4. Truly awesome. I love old hand-engraving on old silver pieces, and here you have impeccable documentation. A real prize.
  5. French and Spanish. There are other CPeeps who can read Russian, Greek, some Asian languages, Arabic... just have to get them to see this thread.
  6. An uncirculated coin shows detail that (sometimes) I've never even seen on that particular coin --I'm thinking of early American large cents. That's really exciting --to be able to see all the little bits, the small die breaks, the quirks of serifs on engraved letters and numbers. At the same time, a coin that has aged gracefully --without too much wear and without scratches or dings-- is a beautiful thing. Old copper and old silver have a priceless tone that only time can give.
  7. This one looks like someone was perhaps in a race to finish the engraving before the light gave out?
  8. Nuremberg copies? Yeah, the die breaks and the less-than-perfect engraving kinda give it away.
  9. Like a sign painter who goes right on lettering until he realizes he's out of space...
  10. I don't think I've ever seen one with AVT VINCERE instead of AVT VINCI. Like you, I also thought that VINCERE and (late Latin) MORIRE could be rendered as VINCI and MORI --but then again, my Latin isn't my strongest subject... There are some pretty wild alternative spellings on some French early jetons. There's the Henri III-era series --often copied by Nuremberg engravers-- that has on one side the motto DE PRVDENCE VIENT ABONDANCE, where the ABONDANCE is sometimes rendered as simply ABONDA, or ABODENCE, or ABONDECE (sic)...
  11. Love the jeton with the square nail hole, Pat. A great find. I agree, I don't think it's in Feuardent. I also don't think it's a Nuremberg copy --it's high quality engraving and the metal seems pretty solid. French sellers often will list "not in Feuardent" jetons as "Finédit" --that is, Feuardent inédit, not in his édition. This is a happy shorthand --every time I see Finédit, I think FINE...
  12. Yes, it takes a good sense of humor. French sellers seem to have a system where they will ask a very high price and try to convince everyone of the great value of what they're trying to sell... over and over and over, for years (it seems). Eventually they will dump the piece for 1/3 of what they were asking --but anonymously, so no one knows. That said, I have seen a few rare pieces that are actually put up for auction go quite low on ebay.fr --or at least a good deal lower than prices at cgb.fr or inumis.fr.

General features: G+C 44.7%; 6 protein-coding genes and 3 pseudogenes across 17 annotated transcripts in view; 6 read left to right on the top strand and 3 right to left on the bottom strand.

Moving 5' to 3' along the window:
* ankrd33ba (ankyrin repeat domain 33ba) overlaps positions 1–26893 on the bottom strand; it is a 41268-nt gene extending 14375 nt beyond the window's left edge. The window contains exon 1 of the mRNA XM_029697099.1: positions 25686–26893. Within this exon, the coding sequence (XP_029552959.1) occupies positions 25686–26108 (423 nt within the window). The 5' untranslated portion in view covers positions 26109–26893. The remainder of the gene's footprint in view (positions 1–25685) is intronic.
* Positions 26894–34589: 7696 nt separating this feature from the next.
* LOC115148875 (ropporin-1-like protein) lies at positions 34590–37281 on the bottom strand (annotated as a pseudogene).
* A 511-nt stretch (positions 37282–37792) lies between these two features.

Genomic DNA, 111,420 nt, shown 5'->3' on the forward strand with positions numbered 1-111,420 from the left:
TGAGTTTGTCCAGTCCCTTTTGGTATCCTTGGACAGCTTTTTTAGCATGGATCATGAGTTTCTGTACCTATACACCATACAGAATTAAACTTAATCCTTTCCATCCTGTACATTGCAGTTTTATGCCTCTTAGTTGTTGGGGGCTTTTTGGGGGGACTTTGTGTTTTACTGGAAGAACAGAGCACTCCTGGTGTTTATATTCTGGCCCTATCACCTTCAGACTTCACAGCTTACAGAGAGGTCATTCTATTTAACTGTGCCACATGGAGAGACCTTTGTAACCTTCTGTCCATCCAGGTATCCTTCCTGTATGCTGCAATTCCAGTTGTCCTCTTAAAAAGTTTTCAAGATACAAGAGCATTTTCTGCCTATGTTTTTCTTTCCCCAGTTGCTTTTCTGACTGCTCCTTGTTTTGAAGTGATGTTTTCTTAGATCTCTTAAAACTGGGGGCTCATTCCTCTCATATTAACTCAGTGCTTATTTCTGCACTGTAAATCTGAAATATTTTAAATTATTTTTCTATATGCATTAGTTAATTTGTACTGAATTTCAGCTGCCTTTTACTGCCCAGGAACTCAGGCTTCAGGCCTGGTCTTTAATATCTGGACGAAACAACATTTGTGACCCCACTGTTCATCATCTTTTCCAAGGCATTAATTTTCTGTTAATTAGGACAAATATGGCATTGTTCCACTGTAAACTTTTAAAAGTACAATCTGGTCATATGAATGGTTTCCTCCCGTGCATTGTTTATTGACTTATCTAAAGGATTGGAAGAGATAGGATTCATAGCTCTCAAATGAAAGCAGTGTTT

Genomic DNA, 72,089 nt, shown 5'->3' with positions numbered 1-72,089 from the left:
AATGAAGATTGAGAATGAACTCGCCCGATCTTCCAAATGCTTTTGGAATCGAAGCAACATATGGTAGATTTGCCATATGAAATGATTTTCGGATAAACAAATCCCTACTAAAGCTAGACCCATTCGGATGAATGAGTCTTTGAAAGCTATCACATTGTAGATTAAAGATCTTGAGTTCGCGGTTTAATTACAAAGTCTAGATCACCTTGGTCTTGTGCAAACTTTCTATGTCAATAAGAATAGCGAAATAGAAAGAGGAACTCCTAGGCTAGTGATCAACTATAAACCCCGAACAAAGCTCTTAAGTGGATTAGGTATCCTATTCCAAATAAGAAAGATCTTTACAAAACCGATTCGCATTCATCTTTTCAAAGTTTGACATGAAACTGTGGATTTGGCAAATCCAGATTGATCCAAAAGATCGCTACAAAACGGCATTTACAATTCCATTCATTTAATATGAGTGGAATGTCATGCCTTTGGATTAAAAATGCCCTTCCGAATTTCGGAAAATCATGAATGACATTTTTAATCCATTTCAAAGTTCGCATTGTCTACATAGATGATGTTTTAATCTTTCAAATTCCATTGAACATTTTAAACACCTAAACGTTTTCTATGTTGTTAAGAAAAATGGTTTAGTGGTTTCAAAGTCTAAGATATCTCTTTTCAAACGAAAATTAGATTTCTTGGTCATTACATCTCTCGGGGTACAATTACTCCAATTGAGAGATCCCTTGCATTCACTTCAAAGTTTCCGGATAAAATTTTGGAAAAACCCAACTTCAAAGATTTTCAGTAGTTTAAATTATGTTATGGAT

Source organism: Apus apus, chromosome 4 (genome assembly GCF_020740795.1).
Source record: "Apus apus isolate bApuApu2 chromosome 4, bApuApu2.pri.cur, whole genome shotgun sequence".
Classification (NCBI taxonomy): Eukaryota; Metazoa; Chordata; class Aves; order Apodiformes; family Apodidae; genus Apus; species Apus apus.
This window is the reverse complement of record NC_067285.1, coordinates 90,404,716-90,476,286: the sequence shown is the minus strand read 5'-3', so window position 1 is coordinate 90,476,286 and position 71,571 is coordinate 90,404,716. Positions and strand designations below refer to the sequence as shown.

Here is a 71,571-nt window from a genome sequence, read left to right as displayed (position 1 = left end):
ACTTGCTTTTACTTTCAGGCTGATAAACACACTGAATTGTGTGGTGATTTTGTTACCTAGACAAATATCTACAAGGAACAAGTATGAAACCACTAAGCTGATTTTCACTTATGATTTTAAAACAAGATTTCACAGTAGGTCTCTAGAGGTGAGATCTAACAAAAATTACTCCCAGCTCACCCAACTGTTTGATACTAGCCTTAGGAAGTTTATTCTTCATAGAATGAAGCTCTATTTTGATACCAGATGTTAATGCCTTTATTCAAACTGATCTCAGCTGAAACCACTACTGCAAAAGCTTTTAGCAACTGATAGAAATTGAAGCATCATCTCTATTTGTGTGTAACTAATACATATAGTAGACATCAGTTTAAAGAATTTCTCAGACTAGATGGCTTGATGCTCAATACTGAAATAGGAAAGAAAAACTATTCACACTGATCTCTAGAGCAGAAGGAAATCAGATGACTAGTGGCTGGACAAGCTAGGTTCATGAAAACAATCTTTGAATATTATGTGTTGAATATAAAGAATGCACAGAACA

13. Yes, that's the one I have. Is is useful for the pictures, and for the handy organization that (like everyone selling jetons) follows Feuardent. It's very annoying to figure out sometimes just where in Feuardent to look for a specific jeton. I just pick up Gadoury and check quickly the organization in the table of contents. The problem with this book for me is that Gadoury's notions of what's rare or not are not always in the ballpark. It may be very helpful if you're only collecting 19th-c. jetons, which is what Gadoury does best. I collect 16th-c jetons which, because they are often rare, are harder to come by and harder to price. In the 1992 book Gadoury has very few 16th-c jetons (why exactly I don't know; it may be a conscious choice) and when he has one, he doesn't know how to price it. I've spent many days going through the online archives for jeton sales at cgb.fr (which is usually too expensive, except for their e-auctions) or at inumis.fr (which is less expensive but does lower volume). It has helped me enormously in determining just what a good price might be for a particular jeton. The mintages for earlier jetons are rarely known (unlike coins) so you just have to check how often a particular piece comes on the market. I've gotten in the habit of searching ebay.fr --not to buy anything, just to get a sense of what's more common, what's rarely seen.
  14. What is the publication you're referring to? I have a hard-bound sale catalogue from 1992 (I think) which I used to think was useful --until I started to go through cgb.fr's archives. I also look through inumis.fr's archives, although they got into the jeton game a bit later than cgb.